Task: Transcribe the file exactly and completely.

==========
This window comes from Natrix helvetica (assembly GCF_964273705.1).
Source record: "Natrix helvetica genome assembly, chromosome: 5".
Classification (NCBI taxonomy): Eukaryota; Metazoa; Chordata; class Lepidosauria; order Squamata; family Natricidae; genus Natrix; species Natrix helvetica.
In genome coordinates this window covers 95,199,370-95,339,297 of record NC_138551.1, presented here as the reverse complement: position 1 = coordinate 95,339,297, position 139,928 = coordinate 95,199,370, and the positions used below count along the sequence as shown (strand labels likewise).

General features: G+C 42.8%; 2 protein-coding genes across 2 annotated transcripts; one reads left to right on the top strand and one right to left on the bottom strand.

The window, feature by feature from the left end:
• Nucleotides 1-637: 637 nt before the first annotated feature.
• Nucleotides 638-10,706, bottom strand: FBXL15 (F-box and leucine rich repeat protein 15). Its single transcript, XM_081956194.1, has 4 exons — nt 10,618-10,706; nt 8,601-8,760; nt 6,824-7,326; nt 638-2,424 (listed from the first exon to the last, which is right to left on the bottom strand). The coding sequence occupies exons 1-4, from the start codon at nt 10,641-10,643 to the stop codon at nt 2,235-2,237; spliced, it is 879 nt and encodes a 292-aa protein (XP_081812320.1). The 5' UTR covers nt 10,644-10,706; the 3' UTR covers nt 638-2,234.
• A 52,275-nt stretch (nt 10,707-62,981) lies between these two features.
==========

This window comes from Natrix helvetica (assembly GCF_964273705.1).
Source record: "Natrix helvetica genome assembly, chromosome: 5".
Classification (NCBI taxonomy): Eukaryota; Metazoa; Chordata; class Lepidosauria; order Squamata; family Natricidae; genus Natrix; species Natrix helvetica.
In genome coordinates this window covers 95,199,370-95,339,297 of record NC_138551.1, presented here as the reverse complement: position 1 = coordinate 95,339,297, position 139,928 = coordinate 95,199,370, and the positions used below count along the sequence as shown (strand labels likewise).

General features: G+C 42.8%; 2 protein-coding genes across 2 annotated transcripts; one reads left to right on the top strand and one right to left on the bottom strand.

The window, feature by feature from the left end:
• Nucleotides 1-637: 637 nt before the first annotated feature.
• Nucleotides 638-10,706, bottom strand: FBXL15 (F-box and leucine rich repeat protein 15). Its single transcript, XM_081956194.1, has 4 exons — nt 10,618-10,706; nt 8,601-8,760; nt 6,824-7,326; nt 638-2,424 (listed from the first exon to the last, which is right to left on the bottom strand). The coding sequence occupies exons 1-4, from the start codon at nt 10,641-10,643 to the stop codon at nt 2,235-2,237; spliced, it is 879 nt and encodes a 292-aa protein (XP_081812320.1). The 5' UTR covers nt 10,644-10,706; the 3' UTR covers nt 638-2,234.
• A 52,275-nt stretch (nt 10,707-62,981) lies between these two features.